First reason why this is not the best idea: $217,500 > $200,000. Of course things like GST on new houses happen whether you do 0% downpayment or not, but by putting absolutely no money down up front, you create — you guarantee — a situation where your debt exceeds the value of the thing securing it. If you had put 10% down in the same scenario you’d be close, but still under the market value of your house (also at 10% the CMHC fee drops to 2.0%, saving you $1500). This is not just an academic problem – if something should happen and you need to sell, there’s a big difference between “Damnit, we put $20,000 of savings into our downpayment and now it’s all gone” and “Damnit, where are we going to get $20,000 immediately, because selling the house didn’t pay off our debt!”
On the other hand, if everything goes smoothly and no one loses their job or gets hurt or gets transferred to another city or needs to go part time to take care of a family member and if the real estate market stays up and if your pay doesn’t get cut and if– in general if nothing unexpected happens, then in a couple years the mortgage will come down towards $200,000 and the house’s value will go up, and you’ll reach a point where you can sleep at night. Everything I said before about how houses act as forced savings vehicles that beat inflation still applies – in the scenario where you’re sure nothing will go wrong, 0-down mortgages are a perfectly fine idea. You get a house for free, your rent payments become mortgage payments, and you start building equity. Bully for you. As long as nothing goes wrong.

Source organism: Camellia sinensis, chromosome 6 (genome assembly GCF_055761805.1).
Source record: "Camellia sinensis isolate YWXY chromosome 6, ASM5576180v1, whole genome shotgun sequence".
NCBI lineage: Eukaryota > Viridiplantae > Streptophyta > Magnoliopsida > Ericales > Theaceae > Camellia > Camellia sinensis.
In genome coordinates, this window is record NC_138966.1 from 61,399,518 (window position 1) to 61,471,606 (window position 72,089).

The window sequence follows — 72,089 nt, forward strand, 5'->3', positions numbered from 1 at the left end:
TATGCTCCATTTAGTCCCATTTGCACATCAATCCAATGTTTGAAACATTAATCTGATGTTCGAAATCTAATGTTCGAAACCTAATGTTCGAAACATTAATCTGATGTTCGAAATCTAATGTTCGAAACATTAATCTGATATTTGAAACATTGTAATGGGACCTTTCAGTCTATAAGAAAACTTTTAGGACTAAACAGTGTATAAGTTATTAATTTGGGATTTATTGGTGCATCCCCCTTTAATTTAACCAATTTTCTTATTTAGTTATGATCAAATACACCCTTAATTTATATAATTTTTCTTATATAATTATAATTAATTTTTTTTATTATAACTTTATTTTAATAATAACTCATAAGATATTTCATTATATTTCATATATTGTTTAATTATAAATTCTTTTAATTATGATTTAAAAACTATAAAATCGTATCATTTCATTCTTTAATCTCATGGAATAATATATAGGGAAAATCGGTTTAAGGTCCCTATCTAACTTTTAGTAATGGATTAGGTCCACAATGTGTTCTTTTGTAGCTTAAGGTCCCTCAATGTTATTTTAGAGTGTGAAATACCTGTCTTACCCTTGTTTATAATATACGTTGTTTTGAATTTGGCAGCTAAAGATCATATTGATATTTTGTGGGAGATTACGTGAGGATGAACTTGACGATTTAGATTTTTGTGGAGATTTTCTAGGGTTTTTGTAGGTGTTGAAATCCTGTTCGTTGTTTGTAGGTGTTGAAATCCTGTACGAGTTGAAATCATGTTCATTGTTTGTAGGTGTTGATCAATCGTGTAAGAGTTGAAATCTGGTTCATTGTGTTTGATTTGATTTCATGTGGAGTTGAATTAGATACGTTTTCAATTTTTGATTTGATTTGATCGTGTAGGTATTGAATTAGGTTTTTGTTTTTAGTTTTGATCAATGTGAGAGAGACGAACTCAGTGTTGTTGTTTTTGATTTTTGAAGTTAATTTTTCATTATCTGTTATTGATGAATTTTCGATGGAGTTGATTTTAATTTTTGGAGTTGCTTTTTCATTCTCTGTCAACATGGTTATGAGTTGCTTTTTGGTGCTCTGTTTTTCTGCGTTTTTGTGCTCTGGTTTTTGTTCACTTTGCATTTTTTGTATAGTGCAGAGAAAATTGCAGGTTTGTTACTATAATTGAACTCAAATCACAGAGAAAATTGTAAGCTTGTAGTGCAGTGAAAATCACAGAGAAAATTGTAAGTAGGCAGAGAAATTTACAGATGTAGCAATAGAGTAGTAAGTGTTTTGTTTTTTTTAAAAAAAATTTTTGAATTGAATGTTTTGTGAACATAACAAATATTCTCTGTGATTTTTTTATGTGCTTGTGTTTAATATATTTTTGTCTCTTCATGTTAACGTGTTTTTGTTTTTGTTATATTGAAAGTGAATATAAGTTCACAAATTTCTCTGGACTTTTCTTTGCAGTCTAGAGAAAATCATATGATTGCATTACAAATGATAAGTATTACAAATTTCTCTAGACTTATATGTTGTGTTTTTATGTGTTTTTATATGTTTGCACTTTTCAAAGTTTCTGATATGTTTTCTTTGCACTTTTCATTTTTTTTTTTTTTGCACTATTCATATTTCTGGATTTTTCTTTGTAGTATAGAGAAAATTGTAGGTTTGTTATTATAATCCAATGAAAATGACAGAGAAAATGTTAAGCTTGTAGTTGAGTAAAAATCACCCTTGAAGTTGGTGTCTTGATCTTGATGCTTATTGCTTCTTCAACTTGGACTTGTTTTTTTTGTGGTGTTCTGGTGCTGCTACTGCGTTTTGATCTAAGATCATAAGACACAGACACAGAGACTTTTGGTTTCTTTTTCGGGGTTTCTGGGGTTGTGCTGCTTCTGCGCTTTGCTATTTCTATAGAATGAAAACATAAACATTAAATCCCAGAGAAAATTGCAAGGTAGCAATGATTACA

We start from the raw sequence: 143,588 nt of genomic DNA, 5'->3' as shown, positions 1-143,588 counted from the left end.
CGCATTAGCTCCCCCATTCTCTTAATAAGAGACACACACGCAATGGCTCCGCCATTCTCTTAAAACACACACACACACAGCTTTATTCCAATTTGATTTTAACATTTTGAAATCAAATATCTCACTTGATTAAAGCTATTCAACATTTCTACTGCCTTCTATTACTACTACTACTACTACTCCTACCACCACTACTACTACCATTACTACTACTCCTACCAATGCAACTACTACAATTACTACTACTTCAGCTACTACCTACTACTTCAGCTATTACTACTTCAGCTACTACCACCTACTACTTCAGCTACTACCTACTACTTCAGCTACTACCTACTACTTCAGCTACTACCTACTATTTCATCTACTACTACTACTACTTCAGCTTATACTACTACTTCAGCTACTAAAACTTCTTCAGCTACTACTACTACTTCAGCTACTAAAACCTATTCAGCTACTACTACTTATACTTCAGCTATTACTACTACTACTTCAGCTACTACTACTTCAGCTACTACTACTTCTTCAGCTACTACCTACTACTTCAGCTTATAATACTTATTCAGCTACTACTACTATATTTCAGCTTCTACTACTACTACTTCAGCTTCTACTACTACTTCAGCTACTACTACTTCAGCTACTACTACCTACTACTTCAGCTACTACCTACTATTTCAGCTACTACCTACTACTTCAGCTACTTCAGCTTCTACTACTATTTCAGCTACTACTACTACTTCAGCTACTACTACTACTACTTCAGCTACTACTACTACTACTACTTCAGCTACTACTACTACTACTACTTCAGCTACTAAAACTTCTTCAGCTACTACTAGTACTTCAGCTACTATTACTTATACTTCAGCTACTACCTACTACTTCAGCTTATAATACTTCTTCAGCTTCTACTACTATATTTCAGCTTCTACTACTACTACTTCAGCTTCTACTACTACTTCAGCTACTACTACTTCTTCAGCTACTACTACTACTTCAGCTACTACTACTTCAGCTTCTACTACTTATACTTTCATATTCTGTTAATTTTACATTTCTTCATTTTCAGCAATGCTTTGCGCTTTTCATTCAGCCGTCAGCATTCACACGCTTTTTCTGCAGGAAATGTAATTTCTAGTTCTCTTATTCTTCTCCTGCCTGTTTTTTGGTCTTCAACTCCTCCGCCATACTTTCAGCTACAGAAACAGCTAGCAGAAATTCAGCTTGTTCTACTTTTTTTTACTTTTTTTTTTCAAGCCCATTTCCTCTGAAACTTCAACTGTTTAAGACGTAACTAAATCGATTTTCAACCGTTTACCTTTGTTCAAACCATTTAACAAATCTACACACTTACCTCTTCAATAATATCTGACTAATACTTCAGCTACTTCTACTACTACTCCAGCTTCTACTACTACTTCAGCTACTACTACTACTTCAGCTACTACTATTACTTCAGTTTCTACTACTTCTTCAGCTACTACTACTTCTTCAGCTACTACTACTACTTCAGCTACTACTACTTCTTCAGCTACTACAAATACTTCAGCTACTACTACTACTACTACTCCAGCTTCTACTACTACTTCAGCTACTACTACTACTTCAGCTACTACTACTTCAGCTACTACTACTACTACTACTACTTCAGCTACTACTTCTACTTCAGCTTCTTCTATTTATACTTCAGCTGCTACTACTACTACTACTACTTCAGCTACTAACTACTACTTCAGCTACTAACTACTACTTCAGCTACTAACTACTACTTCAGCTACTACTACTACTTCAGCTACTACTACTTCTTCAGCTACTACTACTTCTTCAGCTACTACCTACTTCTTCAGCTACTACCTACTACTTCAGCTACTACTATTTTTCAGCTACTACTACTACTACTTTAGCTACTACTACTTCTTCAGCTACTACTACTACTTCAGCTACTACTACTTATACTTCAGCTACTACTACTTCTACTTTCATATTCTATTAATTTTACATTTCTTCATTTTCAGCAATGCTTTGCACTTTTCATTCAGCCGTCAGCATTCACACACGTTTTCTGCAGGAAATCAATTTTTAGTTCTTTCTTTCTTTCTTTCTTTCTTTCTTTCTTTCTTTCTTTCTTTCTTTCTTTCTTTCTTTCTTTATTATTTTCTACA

A downpayment isn’t just peace of mind for the bank – they aren’t losing sleep here – it also gives you some security, some wiggle room. According to TREB, the average list price of a house in 1989 was $273,698; 7 years later in 1996, it was $198,150. A 5% downpayment isn’t going to save your butt there, but putting yourself $20k farther behind because you wanted a house nownownow isn’t going to help either. I said at the beginning of this post that, as with most money things, mortgages are all about the details. If careful evaluation argues that it’s right for you to go into a 0-down mortgage, then I’m not going to tell you different, and all of this is jmho anyhow. But I wouldn’t do it personally; I value my sleep too much.